> small features like these... Perhaps no one is giving it much thought
> because Chrome hadn't done it yet.

There is nothing small about this feature!!! it has the potential for amazing things for the web! I've been waiting for this for long years, so much could have been done smarter using such ability. It hurts me that you don't understand the greatness and how hugely important it is.
Comment 15 Zack Weinberg (:zwol) 2015-02-12 09:03:26 PST
(In reply to yair even or from comment #14)
> There is nothing small about this feature!!! it has the potential for
> amazing things for the web! I've been waiting for this for long years, so
> much could have been done smarter using such ability. It hurts me that you
> don't understand the greatness and how hugely important it is.

One thing that may not be obvious from the outside: *browser* developers are not necessarily very good *web* developers.  Speaking personally, I understand what the attr() extensions in CSS3 Values *do*, but I haven't ever encountered a situation where I *needed* them for something.

I said that there was no good place to raise the issue, and that's true in the narrow sense that complaining here will not change anyone's priorities, and complaining on Mozilla's development mailing lists won't help either.  But here's something constructive you *could* do: write an essay, on your own blog or similar venue, in which you demonstrate that this is a valuable thing to have.  Give a bunch of examples of things you either can't do or that require a lot of tedious working-around in the absence of this feature.  That will help us and others understand why you want it.
Comment 16 yair even or 2015-02-12 09:28:52 PST
There is a famous blog post that explain this situation by telling a nice story - http://www.thegrumpyprogrammer.com/2014/11/its-users-stupid.html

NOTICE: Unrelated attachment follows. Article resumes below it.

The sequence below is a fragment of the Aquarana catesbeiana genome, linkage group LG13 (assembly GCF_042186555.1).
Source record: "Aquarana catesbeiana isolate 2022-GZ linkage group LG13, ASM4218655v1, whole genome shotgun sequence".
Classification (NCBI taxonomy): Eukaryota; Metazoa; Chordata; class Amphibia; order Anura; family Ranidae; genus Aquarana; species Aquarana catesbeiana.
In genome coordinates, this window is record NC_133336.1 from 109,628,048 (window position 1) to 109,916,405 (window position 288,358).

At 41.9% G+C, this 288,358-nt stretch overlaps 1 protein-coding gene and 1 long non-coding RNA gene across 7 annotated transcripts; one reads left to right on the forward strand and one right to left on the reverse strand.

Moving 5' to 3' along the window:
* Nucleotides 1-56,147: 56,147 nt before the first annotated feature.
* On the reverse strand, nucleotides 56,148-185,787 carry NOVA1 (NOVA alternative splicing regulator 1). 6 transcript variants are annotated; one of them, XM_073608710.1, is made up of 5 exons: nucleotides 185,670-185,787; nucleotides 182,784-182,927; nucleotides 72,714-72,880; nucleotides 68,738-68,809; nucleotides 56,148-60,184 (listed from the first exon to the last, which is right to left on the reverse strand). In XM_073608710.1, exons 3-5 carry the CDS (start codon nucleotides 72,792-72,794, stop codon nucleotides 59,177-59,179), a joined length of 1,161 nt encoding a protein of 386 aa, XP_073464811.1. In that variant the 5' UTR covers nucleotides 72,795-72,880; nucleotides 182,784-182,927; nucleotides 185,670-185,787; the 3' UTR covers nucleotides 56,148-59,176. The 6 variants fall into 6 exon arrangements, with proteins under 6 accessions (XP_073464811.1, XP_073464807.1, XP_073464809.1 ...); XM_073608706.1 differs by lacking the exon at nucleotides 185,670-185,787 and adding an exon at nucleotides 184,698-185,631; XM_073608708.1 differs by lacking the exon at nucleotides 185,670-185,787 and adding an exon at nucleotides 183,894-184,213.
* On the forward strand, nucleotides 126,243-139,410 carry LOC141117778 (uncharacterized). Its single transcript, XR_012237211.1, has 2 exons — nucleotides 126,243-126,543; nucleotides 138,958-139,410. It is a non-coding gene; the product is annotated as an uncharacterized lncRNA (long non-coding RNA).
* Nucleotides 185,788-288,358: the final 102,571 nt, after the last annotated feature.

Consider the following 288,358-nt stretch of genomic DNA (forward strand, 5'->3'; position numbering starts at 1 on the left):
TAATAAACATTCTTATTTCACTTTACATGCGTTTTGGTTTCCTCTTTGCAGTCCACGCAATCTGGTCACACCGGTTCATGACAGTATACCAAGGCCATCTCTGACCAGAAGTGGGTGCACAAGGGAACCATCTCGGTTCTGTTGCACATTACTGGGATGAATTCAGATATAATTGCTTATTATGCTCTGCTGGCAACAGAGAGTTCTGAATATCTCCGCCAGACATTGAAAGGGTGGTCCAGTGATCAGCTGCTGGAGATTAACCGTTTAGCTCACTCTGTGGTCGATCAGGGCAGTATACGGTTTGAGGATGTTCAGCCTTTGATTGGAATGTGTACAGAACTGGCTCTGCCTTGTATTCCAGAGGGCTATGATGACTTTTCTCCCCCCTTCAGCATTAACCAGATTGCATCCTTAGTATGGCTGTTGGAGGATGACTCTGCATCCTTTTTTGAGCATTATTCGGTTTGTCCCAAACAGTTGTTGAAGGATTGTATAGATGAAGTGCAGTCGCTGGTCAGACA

Comment 17 Zack Weinberg (:zwol) 2015-02-12 09:49:56 PST
(In reply to yair even or from comment #16)
> There is a famous blog post that explain this situation by telling a nice
> story - http://www.thegrumpyprogrammer.com/2014/11/its-users-stupid.html

That is a great anecdote, and let me explain why it means you should write that essay on your own blog like I suggested.

Situation 1: Imagine that you are the LibreOffice developers, in the anecdote, and someone comes to you and says "we want to do iterative calculations in our spreadsheets" - but they don't tell you why.

Now situation 2: you're still the LibreOffice developers, but now someone comes and says "we want to do iterative calculations because look, here is this library of spreadsheets that solve mechanical engineering problems for us in Excel and if only they also worked in LibO we could run them on our supercomputer."

You'd be a lot more sympathetic to the request in the second case, wouldn't you?

It's the same deal with attr() extensions.  We're currently in situation 1, and you could move us to situation 2 if you wrote that essay.
Comment 18 Lea Verou 2015-02-12 11:22:45 PST
There have been use cases, which is why it was added to the spec in the first place. Nothing gets added without use cases. It’s ridiculous to ask of developers to bring you more use cases just to implement the spec. Just look up the relevant discussions & minutes in www-style!
Comment 19 Kumar Harsh 2015-02-12 11:45:47 PST
@Lea, I think what Zack is trying  to say is that WE have to amass more proof to show the browser engineers that this is really a pain point... otherwise they'll be just sounding their time fixing other stuff... I myself remember reading up on this nifty possibly on Chris Coyer's css tricks blog, and was amazed by the possibilities. I believe that was quite a while back, and there should be many more articles already on the web. I'll compile a list tomorrow.
Comment 20 David Baron :dbaron: ⌚️UTC-10 2015-02-12 14:28:40 PST